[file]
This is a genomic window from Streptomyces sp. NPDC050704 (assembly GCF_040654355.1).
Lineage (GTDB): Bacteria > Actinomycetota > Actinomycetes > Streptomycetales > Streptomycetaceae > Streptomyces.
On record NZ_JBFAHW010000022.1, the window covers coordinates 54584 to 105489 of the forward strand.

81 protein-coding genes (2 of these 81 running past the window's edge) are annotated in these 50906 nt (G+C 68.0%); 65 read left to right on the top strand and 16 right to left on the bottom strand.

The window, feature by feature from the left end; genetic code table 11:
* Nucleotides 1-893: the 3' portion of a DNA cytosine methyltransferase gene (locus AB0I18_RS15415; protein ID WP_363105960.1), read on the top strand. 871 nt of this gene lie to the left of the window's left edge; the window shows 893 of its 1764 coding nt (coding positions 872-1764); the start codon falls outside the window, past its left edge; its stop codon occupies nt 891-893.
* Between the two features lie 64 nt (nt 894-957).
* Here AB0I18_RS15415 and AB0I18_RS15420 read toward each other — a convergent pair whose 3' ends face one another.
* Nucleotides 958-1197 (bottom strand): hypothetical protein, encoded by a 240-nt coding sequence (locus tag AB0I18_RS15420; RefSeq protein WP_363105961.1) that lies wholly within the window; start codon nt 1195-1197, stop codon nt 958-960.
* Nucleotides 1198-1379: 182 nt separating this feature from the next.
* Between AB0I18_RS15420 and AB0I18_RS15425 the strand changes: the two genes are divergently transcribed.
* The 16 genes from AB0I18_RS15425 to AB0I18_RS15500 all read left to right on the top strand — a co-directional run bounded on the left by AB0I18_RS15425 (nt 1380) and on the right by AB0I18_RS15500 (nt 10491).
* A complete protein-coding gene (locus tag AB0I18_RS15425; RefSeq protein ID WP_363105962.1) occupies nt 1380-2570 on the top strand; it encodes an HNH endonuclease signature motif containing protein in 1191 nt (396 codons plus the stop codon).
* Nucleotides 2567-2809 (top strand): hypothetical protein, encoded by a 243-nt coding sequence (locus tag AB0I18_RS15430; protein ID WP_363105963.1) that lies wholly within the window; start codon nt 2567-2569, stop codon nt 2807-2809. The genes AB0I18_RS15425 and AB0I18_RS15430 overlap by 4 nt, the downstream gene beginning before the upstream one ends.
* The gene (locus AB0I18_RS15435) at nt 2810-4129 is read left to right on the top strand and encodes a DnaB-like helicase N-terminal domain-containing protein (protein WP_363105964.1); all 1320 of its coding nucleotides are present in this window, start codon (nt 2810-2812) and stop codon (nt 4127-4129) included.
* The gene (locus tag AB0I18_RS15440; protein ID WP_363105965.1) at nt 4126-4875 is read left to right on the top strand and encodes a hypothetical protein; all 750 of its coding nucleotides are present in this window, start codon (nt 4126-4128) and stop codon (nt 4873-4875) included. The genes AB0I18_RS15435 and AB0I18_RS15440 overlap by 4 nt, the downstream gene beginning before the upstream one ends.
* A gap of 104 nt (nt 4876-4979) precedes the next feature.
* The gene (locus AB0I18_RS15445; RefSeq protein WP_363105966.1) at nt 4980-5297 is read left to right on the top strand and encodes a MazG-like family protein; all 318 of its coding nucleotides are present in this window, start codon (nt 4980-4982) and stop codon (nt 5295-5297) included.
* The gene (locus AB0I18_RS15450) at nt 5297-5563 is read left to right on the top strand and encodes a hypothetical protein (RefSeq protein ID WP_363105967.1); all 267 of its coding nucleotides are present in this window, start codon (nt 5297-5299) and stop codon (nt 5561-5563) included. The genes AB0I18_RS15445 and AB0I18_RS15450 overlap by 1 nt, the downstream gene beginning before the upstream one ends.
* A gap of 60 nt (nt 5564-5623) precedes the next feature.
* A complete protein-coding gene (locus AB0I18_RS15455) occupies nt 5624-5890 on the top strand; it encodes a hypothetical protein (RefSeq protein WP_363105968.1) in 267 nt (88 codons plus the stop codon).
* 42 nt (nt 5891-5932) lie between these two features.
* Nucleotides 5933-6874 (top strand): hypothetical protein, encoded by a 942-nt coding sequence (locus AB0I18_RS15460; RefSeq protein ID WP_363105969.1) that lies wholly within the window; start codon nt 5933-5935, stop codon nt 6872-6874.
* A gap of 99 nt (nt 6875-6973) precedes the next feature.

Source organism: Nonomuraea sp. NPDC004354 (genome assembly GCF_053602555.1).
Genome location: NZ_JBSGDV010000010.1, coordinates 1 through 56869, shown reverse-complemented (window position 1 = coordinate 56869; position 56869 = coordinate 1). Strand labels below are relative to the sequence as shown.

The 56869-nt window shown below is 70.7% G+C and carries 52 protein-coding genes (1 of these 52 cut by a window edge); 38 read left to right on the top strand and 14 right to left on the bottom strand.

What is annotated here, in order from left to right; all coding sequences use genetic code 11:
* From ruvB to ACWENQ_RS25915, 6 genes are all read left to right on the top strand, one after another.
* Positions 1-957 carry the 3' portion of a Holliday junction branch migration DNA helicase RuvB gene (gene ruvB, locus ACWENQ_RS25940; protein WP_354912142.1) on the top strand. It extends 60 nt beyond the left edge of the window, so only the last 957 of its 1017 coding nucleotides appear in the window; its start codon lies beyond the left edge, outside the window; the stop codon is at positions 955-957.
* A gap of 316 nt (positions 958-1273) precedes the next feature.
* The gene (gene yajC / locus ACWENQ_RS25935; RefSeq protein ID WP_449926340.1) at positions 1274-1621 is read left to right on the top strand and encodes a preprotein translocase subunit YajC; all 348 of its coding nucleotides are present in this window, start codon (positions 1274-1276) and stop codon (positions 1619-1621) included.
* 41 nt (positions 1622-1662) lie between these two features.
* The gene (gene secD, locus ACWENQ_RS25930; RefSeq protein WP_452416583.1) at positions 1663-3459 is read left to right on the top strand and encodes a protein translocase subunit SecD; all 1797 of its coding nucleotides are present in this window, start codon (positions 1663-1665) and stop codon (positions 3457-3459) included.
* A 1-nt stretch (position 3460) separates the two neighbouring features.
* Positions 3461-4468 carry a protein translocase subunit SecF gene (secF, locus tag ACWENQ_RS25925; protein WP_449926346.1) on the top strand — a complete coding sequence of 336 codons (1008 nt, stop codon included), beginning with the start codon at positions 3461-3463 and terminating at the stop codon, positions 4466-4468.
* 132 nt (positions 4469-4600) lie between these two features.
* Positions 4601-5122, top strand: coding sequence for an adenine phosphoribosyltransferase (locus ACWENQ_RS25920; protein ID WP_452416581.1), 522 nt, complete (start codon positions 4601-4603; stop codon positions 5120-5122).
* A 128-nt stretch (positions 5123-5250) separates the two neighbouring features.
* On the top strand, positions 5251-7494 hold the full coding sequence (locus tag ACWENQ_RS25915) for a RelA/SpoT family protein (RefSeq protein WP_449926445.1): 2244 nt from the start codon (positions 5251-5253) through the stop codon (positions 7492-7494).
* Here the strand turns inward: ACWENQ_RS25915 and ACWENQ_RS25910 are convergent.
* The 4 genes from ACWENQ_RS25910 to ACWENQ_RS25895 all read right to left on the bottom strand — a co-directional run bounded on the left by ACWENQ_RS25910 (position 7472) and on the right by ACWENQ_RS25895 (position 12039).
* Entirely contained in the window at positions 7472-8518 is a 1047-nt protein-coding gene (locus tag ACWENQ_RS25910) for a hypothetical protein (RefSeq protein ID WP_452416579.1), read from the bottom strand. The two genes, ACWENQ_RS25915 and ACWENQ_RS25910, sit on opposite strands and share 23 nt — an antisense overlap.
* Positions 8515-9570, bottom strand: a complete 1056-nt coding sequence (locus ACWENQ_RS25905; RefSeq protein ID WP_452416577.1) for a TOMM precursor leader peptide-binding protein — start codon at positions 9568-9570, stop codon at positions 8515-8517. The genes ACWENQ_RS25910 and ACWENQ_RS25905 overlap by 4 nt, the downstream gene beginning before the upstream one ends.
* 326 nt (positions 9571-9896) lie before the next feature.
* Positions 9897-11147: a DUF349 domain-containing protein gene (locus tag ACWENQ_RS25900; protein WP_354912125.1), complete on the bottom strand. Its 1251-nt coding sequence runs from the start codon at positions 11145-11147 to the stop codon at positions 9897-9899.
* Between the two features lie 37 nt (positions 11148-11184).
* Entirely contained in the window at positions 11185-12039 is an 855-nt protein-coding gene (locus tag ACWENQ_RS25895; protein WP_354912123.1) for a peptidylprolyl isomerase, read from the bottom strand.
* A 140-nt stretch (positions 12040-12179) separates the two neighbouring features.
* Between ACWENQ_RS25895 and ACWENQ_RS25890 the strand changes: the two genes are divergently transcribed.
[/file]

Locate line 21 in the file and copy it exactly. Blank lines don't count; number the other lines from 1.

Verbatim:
* A complete protein-coding gene (locus AB0I18_RS15455) occupies nt 5624-5890 on the top strand; it encodes a hypothetical protein (RefSeq protein WP_363105968.1) in 267 nt (88 codons plus the stop codon).